QUINCY, Mass. — Officer Lauren Lambert reads off the care seat serial number.
“Frank 02 001,” Lambert said.
That’s to register your child’s car seat, which is vital if there’s ever a recall. Call it car seat 101; all part of a program that parents are flocking to in Quincy.
“I feel a lot safer because I don’t think I was doing it right,” said Dian Vey.
She stopped by with her son, Maverick, and now he’s sitting pretty. Mike Howard-Johnson and his wife came too. Their daughter is due in a few weeks.
“It takes five minutes to do. Why not have someone check it out make sure you do the best for your kid,” Howard-Johnson said.
Quincy Police Officer Terry Downing runs the car seat safety program and shared a surprising statistic.
“About 49-50% of all seats are installed improperly. Our goal is to educate parents to make sure their child leaves safer than how they arrived,” Officer Downing said.
He said parents come with common questions including: Do they have the right seat? Is the seat in correctly?
Officer Lambert is one of 10 trained technicians who help install car seats. She was explaining to parents how to spot what’s called a LATCH system. LATCH is an acronym for Lower Anchors and Tethers for Children.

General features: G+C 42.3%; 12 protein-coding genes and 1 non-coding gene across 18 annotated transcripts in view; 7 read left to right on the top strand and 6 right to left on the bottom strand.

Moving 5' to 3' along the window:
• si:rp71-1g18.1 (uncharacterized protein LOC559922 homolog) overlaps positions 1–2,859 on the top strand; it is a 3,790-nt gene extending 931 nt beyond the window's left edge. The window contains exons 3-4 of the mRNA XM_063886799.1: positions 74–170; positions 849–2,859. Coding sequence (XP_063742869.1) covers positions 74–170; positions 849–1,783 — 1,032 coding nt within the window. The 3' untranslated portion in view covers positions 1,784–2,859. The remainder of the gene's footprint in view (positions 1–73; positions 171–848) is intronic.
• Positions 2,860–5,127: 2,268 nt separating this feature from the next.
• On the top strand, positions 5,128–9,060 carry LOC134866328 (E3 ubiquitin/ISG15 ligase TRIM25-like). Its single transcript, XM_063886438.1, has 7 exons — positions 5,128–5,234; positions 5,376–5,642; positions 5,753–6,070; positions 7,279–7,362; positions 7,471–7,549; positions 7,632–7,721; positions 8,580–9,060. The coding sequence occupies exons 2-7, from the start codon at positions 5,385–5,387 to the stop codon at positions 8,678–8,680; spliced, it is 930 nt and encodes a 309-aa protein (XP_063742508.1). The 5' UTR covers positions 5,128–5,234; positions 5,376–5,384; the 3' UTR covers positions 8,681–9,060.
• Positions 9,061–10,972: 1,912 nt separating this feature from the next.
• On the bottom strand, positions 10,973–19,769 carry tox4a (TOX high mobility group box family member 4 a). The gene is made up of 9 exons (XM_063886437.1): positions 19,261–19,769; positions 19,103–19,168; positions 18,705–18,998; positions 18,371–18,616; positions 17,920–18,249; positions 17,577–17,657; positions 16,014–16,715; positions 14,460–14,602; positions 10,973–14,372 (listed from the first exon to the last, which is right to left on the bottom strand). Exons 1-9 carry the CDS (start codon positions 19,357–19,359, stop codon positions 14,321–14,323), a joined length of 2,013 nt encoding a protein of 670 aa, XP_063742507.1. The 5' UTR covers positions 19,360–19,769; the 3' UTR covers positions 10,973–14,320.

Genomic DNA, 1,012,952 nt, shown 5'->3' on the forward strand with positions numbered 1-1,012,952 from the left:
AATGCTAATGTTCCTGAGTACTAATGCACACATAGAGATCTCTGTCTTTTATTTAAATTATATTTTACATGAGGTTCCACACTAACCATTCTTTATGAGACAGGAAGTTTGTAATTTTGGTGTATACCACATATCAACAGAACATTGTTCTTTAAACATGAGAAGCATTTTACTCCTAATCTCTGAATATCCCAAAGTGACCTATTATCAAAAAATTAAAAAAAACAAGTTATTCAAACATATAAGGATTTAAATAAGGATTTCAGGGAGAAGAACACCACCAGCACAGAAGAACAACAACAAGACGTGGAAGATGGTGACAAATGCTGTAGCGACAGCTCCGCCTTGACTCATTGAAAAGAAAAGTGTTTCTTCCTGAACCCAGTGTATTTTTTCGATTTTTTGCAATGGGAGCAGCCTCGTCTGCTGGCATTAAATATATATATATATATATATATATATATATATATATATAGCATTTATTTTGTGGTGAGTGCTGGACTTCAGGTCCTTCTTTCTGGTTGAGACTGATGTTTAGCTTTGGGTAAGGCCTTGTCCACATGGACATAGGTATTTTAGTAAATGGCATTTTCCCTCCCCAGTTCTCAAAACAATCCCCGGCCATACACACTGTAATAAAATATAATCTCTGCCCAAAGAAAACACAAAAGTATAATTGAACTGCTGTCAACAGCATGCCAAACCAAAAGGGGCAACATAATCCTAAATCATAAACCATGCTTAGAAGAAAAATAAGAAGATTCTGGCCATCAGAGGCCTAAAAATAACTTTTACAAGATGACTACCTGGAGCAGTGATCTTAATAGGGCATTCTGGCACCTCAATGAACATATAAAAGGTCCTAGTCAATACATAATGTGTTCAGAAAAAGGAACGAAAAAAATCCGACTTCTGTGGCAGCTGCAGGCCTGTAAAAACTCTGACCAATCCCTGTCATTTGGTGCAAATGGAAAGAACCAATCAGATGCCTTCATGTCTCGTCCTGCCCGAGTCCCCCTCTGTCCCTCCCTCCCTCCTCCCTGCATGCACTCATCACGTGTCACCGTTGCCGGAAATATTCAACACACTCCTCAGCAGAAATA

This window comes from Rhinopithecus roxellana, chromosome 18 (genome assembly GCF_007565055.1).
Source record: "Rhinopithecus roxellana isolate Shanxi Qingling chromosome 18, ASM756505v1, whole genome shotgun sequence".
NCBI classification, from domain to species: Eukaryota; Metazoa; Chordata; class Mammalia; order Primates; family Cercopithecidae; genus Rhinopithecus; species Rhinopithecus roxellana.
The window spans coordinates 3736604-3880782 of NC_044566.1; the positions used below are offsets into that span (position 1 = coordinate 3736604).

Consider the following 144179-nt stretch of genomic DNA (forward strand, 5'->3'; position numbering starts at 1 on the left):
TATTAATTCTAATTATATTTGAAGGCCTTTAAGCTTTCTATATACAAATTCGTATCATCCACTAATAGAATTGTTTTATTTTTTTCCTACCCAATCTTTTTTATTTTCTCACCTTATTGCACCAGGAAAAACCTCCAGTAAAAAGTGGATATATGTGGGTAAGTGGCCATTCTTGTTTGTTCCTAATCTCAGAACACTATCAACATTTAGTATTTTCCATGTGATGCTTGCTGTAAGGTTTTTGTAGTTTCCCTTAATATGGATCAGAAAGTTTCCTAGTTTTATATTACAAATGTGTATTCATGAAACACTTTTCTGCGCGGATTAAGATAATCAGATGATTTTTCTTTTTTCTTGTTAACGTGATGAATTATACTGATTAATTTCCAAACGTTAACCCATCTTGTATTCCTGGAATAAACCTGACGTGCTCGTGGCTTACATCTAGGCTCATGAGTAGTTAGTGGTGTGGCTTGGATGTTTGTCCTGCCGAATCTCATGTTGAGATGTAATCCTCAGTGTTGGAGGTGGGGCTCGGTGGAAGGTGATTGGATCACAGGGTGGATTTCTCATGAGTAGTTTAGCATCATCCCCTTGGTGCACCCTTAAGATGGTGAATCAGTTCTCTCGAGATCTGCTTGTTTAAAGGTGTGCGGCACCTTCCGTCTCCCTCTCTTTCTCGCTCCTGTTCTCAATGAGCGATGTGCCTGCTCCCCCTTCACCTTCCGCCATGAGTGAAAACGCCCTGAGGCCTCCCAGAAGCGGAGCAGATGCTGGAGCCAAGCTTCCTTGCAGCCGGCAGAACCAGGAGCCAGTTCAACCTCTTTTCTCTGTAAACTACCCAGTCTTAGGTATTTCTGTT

“Every vehicle pretty much has this little – it’s almost the shape of a dime,” Officer Lambert said.
That’s where you attach a rear-facing car seat. You can turn the seat front-facing at age 2, but that depends on your child’s weight and what the car seat manufacturer recommends. It’s a lot to know.
“All car seats are hard and depending on the model of the car too that you have,” Gwen Rhodes said.
And that’s why this weekly and free service is so popular.
“There’s just so many ways you can do it wrong and it’s just not worth it, an accident takes a split second,” said Maura DaSilva of Dedham.
Quincy Police offer the car seat program every Tuesday from 4-8 p.m., weather permitting. There’s more information on their web and Facebook pages.